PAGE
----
ABC and Amma’s Young Generation
January 3, 2011 - 2:45
Arvind Pai is a second year student at the Amrita School of Business at Kochi. Every time a clean up drive has been organized as part of the Amala Bharatam Campaign at his campus, Arvind has participated.
Below are his random thoughts on the project and his experiences.
I would see a lot of waste paper and plastic on the roads where I walked as well as at public places like railway stations and parks. I would feel bad seeing it, but didn’t really think I could change anything.
I would see the litter but then forget about it. There was no one to really guide or provide a clear picture on what could be done.
This was before our beloved Chancellor Amma started the Amala Bharatam Campaign. Now I know what to do. And what is more, I have started doing it.
On October 31, I participated in the first clean-up drive in the city. Together with my classmates, I helped clean at the Vytila Junction. For three hours in the morning, from 7:30 am to 10:30 am, we removed plastic wrappers, food waste, glass bottles, discarded footwear, clothes and more.
I was a little shocked to realize that trash from what had been a small dumping area in a busy place, filled up a whole lorry. I returned, with a sense of deep satisfaction for having contributed.
This is why, next time, on December 18, when the clean-up drive was organized a second time, I eagerly signed up. The venue was the Collectorate building in Kakkanad.
We started at 9:00 am. The MBA students were assigned clean up in the canteen area. We worked with enthusiasm and passion. When we began, we were few. But soon many people joined in.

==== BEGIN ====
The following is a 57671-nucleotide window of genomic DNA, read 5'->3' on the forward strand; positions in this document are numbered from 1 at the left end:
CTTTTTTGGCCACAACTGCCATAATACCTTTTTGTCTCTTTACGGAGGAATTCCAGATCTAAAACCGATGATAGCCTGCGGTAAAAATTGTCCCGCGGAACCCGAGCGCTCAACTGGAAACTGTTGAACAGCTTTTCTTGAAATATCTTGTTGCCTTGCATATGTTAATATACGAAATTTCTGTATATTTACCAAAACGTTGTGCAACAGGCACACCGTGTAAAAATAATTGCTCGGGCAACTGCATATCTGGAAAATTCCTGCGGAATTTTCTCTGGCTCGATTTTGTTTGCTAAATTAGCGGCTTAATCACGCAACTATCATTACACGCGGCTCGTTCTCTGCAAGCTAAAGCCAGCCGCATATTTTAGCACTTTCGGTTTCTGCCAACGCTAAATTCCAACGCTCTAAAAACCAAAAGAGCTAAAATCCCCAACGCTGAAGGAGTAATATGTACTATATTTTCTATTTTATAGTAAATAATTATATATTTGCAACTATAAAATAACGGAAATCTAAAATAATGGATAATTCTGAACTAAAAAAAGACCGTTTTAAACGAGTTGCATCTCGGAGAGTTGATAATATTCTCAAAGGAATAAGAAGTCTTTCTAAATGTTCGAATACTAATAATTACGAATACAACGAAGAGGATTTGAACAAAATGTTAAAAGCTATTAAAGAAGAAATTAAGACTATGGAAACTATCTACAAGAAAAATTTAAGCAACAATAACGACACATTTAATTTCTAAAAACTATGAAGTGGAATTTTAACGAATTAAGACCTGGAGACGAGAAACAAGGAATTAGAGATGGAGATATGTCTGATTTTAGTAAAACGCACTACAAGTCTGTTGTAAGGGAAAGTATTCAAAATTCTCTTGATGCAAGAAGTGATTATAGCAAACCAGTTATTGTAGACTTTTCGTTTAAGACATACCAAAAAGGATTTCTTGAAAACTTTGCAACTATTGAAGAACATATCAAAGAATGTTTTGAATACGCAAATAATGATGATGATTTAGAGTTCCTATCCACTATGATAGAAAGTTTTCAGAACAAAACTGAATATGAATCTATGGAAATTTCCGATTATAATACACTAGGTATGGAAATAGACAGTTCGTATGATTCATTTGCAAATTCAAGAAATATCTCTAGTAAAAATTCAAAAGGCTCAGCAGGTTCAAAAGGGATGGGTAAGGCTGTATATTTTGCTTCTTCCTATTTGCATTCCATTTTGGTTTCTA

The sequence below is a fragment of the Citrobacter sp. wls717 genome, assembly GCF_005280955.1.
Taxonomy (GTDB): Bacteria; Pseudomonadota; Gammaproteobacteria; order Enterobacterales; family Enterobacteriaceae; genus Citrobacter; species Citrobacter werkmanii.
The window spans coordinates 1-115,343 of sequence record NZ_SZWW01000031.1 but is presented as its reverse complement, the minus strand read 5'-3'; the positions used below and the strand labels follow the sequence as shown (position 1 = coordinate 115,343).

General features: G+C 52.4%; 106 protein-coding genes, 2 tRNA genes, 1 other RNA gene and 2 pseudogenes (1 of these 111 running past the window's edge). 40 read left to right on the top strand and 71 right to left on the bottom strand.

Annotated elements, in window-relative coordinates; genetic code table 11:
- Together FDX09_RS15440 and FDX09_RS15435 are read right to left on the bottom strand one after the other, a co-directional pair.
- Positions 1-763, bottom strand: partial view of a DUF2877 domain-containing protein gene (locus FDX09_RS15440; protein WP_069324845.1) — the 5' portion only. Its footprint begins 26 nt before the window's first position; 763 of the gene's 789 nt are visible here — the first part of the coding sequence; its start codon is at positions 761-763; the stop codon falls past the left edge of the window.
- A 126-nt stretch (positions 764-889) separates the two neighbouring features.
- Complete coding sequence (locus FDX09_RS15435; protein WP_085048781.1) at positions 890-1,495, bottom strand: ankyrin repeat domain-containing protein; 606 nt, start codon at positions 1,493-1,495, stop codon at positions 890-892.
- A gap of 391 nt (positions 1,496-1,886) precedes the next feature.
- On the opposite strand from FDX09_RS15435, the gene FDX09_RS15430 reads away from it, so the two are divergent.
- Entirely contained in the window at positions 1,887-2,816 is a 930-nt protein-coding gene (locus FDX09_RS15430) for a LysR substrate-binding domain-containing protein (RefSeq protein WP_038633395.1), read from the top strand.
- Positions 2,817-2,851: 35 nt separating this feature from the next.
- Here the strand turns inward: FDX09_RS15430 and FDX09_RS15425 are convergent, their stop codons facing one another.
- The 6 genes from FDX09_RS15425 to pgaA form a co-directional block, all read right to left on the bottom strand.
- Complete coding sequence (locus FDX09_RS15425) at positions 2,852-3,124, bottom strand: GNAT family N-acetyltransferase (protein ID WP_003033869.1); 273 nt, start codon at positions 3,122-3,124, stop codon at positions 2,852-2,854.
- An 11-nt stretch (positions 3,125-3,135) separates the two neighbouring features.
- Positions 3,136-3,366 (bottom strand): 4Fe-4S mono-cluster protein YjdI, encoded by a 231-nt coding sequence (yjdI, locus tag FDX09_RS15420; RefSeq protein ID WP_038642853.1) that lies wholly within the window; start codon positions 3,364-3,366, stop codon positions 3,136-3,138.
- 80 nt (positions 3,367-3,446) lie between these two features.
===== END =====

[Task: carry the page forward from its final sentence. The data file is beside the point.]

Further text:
We took a small break to eat some snacks that were provided. After the cleaning, my heart was filled with happiness.
We took a pledge to work towards the cleanliness of our country. Step-by-step, we will do it. If every district is cleaned, the whole state can be cleaned. If every state is cleaned, the whole country will become clean. And Amala Bharatam will happen.
I well understand that one or two days of work from a group of students cannot clean the entire system. Waste management is a tough job and cannot be the complete responsibility of a single person or a single entity like a corporation or a municipality. It requires constant effort from all of us; we should not dispose waste just like that in public places.
Now I think students like us who would carelessly throw chocolate wrappers on the roadside have understood how difficult it is to later collect these discarded wrappers.
I have made a firm resolve in my mind that I will be more careful when wasting anything. I think this campaign has created such a feeling in all of us.
We care deeply for our Mother Nature. I hope we, Amma’s young generation, will be able to do something for her.
January 3, 2011
School of Business, Kochi